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The Battalion

The Student News Site of Texas A&M University - College Station

The Battalion

The Student News Site of Texas A&M University - College Station

The Battalion

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The Northgate district right adjacent to the Texas A&M campus houses a street of bars and other restaurants.  
Programs look to combat drunk driving
Alexia Serrata, JOUR 203 contributor • May 10, 2024
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The Aggies react after clinching the national championship after Texas A&M’s win against Georgia at the NCAA Women’s Tennis Championship Game in Greenwood Tennis Center in Stillwater, Oklahoma on Sunday, May 19, 2024. (CJ Smith/The Battalion)
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The No. 13 Texas A&M women's tennis team took on No. 7 Georgia and served up a score of 4-1 to clinch its newest title: NCAA Champions.  The...

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Beekeeper Shelby Dittman scoops bees back into their hive during a visit on Friday, April 5, 2024. (Kyle Heise/The Battalion)
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Kennedy White, 19, sits for a portrait in the sweats she wore the night of her alleged assault inside the Y.M.C.A building that holds Texas A&M’s Title IX offices in College Station, Texas on Feb. 16, 2024 (Ishika Samant/The Battalion).
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Farewell from the graduating Battalion staff of 2024
Farewell from the graduating Battalion staff of 2024
The BattalionMay 4, 2024

To sleep or not to sleep

With+the+stresses+of+balancing+course+work%2C+jobs+and+extracurricular+activities%2C+many+students+find+trouble+with+finding+time+for+restful+sleep.
Courtesy of Hayden Carroll

With the stresses of balancing course work, jobs and extracurricular activities, many students find trouble with finding time for restful sleep.

Uploaded assignment to CANVAS? Check. 
Backpack and refillable water bottle ready to go? Check. 
Enough sleep to focus in class? Mmm … can you repeat that question? I don’t think I understand.
When 33% of college students report that sleep problems have affected academic performance – lower grades on exams or important projects, an incomplete in a class or a decision to drop a course – Gotta a little story for ya, Ags! 
Actually, the experts have an important story for ya.
A systematic analysis of  89 separate studies report college students experience depression (34%), anxiety (32%) and sleep disturbances (33%) as a result of the COVID-19 pandemic, according to a meta-analysis published by the National Institute of Health in July 2021. 
Healthy sleep is vital to more than academic success – it’s the foundation of overall mental and physical health, safety and quality of life.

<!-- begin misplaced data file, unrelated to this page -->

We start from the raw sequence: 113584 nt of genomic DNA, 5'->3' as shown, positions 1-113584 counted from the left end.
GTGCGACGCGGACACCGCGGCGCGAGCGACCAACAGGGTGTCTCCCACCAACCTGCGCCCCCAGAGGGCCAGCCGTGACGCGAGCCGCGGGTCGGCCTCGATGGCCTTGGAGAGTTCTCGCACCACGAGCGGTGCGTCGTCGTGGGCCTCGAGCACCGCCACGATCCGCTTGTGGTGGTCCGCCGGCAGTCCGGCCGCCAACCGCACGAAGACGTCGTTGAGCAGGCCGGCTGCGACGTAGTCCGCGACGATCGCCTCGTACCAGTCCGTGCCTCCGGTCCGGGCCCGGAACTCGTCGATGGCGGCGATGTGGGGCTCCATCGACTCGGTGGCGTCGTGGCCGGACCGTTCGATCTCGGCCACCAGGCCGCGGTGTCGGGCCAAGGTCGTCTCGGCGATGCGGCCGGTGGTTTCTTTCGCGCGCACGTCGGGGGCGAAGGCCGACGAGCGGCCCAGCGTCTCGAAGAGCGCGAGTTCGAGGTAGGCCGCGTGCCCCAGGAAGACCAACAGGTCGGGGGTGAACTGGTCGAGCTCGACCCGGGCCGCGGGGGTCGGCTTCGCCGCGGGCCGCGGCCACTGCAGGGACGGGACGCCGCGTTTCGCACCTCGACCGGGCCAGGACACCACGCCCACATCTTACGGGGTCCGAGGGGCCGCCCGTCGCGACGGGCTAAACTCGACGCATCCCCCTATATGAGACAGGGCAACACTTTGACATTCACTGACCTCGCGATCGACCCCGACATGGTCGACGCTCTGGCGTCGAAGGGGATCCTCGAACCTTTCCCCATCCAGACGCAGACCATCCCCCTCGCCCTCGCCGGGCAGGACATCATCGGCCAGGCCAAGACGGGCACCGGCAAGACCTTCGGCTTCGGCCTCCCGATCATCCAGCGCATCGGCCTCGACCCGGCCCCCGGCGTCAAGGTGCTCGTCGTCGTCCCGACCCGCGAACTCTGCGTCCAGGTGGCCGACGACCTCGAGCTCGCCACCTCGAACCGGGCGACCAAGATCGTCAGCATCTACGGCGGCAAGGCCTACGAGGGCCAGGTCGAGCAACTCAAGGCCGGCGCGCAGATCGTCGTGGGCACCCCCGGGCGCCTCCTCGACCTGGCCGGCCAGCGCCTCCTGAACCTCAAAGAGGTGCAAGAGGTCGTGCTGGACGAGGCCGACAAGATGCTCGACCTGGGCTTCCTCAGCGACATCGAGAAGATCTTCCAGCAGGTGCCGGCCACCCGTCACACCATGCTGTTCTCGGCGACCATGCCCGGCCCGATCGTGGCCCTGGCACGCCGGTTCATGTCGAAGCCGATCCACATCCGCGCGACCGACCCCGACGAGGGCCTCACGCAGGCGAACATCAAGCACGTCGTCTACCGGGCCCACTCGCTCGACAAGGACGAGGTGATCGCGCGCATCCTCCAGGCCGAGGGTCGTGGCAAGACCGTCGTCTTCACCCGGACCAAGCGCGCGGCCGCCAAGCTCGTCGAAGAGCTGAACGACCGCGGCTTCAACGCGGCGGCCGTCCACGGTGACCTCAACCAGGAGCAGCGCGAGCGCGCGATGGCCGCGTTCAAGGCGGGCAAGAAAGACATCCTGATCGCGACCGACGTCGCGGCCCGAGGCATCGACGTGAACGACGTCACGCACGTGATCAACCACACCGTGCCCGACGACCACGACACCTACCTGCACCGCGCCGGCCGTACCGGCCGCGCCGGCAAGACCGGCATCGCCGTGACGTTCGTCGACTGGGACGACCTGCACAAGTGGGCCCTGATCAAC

Breaking it Down  – Zs and Sneezes
Healthy brain function and physical health directly relate to sleep patterns.  A good night’s sleep means the brain is resting and getting ready to take in and learn new tasks, pay attention and be creative. All of these are all affected by the amount and quality of rest the brain is getting. 
Since everyone’s metabolism is always running, even when asleep, students can forget that sleep is as important as eating well and exercising, according to Taylor Newhouse, a registered dietitian who was quoted in a recent Texas A&M Today article. 
Mentally, sleep deprivation can alter parts of the brain linked to depression, suicide and risky decision making. Emotionally, lack of sleep leads to frustration, crankiness, worry or inability to interact socially  situations. All of these affect student life and workload.
One way to be mindful is to organize school with a sleep schedule which and allows time for breaks and rest. This is recommended by Dr. Mary Ann Covey, director of Counseling & Psychological Services at Texas A&M University in an article on Texas A&M Today. 
Safety is a large concern for the amount of sleep you get. Those who are sleep deprived can’t perform functions, such as driving a car, the same way one would with good rest. Lack of sleep could lead to microsleeps which are involuntary mini sleeps that you can’t control. It is important to get good rest so this does not happen when performing tasks that endanger your safety. 
Something that helps with getting restful sleep is practicing daily mindfulness and meditation. This is highly recommended by Bradley Bogdan, LCSW-S, clinical social work supervisor at the Department of Psychiatry in the Texas A&M College of Medicine in a Texas A&M Today article. Both sleep and meditation can improve your concentration and regulate your mood, which will make you better able to cope with stress. 
Until you get restful sleep your body will feel tired and the need to catch up on the rest you have lost. Try to pay back your sleep debt, which is necessary to maintain a healthy mind and physical lifestyle, according to Carl Boethel, MD, a sleep expert and clinical assistant professor at the Texas A&M College of Medicine quoted in an article on Texas A&M Today.

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